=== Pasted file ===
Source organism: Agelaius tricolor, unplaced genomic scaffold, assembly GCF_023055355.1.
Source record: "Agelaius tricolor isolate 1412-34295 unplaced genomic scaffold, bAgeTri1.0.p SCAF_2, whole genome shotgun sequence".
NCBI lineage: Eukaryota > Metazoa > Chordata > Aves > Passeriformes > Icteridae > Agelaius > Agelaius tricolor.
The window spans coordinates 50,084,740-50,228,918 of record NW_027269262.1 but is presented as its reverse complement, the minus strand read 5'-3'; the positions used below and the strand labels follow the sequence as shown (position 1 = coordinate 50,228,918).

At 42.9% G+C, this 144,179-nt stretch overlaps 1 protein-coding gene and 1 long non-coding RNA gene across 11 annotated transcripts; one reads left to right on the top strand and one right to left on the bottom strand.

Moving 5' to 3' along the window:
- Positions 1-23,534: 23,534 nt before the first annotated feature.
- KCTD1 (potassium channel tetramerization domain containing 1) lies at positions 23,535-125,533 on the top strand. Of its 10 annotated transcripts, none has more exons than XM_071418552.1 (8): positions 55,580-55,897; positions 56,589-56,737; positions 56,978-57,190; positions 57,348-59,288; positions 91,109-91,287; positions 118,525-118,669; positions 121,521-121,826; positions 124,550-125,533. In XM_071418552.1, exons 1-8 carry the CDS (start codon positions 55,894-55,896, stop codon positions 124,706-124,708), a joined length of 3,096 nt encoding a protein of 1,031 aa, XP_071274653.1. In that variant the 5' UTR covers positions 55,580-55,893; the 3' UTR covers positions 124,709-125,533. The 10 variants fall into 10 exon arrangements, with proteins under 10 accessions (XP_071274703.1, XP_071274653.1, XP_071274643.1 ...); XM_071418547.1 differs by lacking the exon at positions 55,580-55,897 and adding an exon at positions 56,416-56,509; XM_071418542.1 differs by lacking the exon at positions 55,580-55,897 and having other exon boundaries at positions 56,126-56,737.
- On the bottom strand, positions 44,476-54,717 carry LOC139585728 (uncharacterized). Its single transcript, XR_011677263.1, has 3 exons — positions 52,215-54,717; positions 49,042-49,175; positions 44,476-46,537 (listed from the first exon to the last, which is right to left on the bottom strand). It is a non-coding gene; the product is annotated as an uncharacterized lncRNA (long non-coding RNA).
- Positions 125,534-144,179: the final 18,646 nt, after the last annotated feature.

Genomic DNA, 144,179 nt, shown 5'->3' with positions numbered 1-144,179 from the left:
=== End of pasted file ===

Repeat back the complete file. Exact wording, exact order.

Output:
Source organism: Agelaius tricolor, unplaced genomic scaffold, assembly GCF_023055355.1.
Source record: "Agelaius tricolor isolate 1412-34295 unplaced genomic scaffold, bAgeTri1.0.p SCAF_2, whole genome shotgun sequence".
NCBI lineage: Eukaryota > Metazoa > Chordata > Aves > Passeriformes > Icteridae > Agelaius > Agelaius tricolor.
The window spans coordinates 50,084,740-50,228,918 of record NW_027269262.1 but is presented as its reverse complement, the minus strand read 5'-3'; the positions used below and the strand labels follow the sequence as shown (position 1 = coordinate 50,228,918).

At 42.9% G+C, this 144,179-nt stretch overlaps 1 protein-coding gene and 1 long non-coding RNA gene across 11 annotated transcripts; one reads left to right on the top strand and one right to left on the bottom strand.

Moving 5' to 3' along the window:
- Positions 1-23,534: 23,534 nt before the first annotated feature.
- KCTD1 (potassium channel tetramerization domain containing 1) lies at positions 23,535-125,533 on the top strand. Of its 10 annotated transcripts, none has more exons than XM_071418552.1 (8): positions 55,580-55,897; positions 56,589-56,737; positions 56,978-57,190; positions 57,348-59,288; positions 91,109-91,287; positions 118,525-118,669; positions 121,521-121,826; positions 124,550-125,533. In XM_071418552.1, exons 1-8 carry the CDS (start codon positions 55,894-55,896, stop codon positions 124,706-124,708), a joined length of 3,096 nt encoding a protein of 1,031 aa, XP_071274653.1. In that variant the 5' UTR covers positions 55,580-55,893; the 3' UTR covers positions 124,709-125,533. The 10 variants fall into 10 exon arrangements, with proteins under 10 accessions (XP_071274703.1, XP_071274653.1, XP_071274643.1 ...); XM_071418547.1 differs by lacking the exon at positions 55,580-55,897 and adding an exon at positions 56,416-56,509; XM_071418542.1 differs by lacking the exon at positions 55,580-55,897 and having other exon boundaries at positions 56,126-56,737.
- On the bottom strand, positions 44,476-54,717 carry LOC139585728 (uncharacterized). Its single transcript, XR_011677263.1, has 3 exons — positions 52,215-54,717; positions 49,042-49,175; positions 44,476-46,537 (listed from the first exon to the last, which is right to left on the bottom strand). It is a non-coding gene; the product is annotated as an uncharacterized lncRNA (long non-coding RNA).
- Positions 125,534-144,179: the final 18,646 nt, after the last annotated feature.

Genomic DNA, 144,179 nt, shown 5'->3' with positions numbered 1-144,179 from the left: